We were at uni in Newcastle when Maxïmo Park broke into the mainstream with their energetic, anthemic indie tunes. Their music was - and still is - distinguishable from other bands in the same genre largely because of Paul Smith’s distinctive tones; now, over ten years on from the release of their debut A Certain Trigger, do they still stand out?
Risk To Exist is the band’s sixth studio album, and Smith’s admitted that this album has “more socially-minded lyrics”, and is a little “groovier” than its predecessors. Certainly, having accidentally left the music on shuffle, we couldn’t necessarily distinguish the new tracks from early Maxïmo Park, but there is definitely a progression of sorts.
The album does have a political slant to it; album opener ‘What Did We Do To Deserve This’ appears to be an anti-Brexit ode, with lines like "this is not the good days", "Let’s all pretend to tell the truth", and "what did we do you to deserve this?" almost being spat out. Equally, ‘Work And Then Wait’ shares some of the vitriol from the off; “The Old Boys club has been throwing its weight around/It’s been around so long and I’m sick of the sound”. “I won’t be put in my place,” Smith continues; “The hand that giveth is set to taketh away/They strip you of your dignity/They make you work and then wait”. He goes on to comment on “right-wing views” - just in case the message was unclear.
The Hero' is quite a funky number, with driving chords and a bit of a disco beat. However, listen more acutely and the message is far from fun: “They say money doesn’t change a thing/but you can bet that they’re not suffering/ when you’re on the lowest rung/ you’re going to get stung.” The music seems at odds with the lyrics; such an upbeat soundtrack grates a little with the discontented wording.
The two songs most in line with previous Maxïmo Park releases are probably ‘The Reason I Am Here’ and the title track, which has been released as the lead single. Each track showcases the anthemic chorus the band is known for and both seem to have the energy of old. 'Risk To Exist' in particular wouldn’t be amiss next to 'Apply Some Pressure' or 'Velocity', with its gun-fire-like drums and catchy refrain.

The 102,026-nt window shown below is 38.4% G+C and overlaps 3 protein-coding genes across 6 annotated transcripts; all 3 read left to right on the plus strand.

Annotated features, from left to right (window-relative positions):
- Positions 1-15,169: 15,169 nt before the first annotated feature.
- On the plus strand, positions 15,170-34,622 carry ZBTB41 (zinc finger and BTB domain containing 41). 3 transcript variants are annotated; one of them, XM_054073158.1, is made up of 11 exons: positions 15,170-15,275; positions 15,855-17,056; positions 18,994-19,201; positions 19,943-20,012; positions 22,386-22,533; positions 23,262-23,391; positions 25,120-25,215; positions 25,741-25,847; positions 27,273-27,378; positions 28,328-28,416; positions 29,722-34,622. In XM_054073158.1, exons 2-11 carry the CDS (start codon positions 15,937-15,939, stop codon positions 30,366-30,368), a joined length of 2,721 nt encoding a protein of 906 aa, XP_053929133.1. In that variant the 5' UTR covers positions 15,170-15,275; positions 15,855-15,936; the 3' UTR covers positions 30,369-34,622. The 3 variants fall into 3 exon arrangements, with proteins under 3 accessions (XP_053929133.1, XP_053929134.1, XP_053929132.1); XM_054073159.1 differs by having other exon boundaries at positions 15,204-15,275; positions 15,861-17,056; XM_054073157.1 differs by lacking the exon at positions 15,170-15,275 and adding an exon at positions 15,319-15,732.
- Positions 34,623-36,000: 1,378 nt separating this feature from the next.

Other tracks include 'Get High (No, I Don’t)', a catchy but somewhat wishy-washy contribution, and 'I’ll Be Around' - both definite album tracks. Paul Smith’s questioning continues in 'What Equals Love', though his attentions turn to love rather than government here.
Ultimately, there are two main themes running across Risk To Exist: empathy and solidarity. They crop up in almost every song, and it’s clear that Smith has a lot he wants to get off his chest with regard to both, whether that’s politically or romantically. Musically, there’s a touch of soul injected into each track; as Smith mentioned, things are a little funkier - although everything still has that undeniable Maxïmo Park sound.
When there’s a band that reminds you of a certain period of your life, it can be hard to move on with them as they progress musically as you cling on to the nostalgia. Ten years ago we were pogoing along to 'Graffiti' in the basement of the student union with a belly full of cider and a heart full of hope. We’ve all got older, wiser and a little more cynical - but Maxïmo Park are still belting out the tunes we used to know and love in the beginning. Risk To Exist is a bit different, but it’s not different enough to alienate existing fans, unless you disagree with Smith’s politics - but then you probably wouldn’t be listening to this anyway.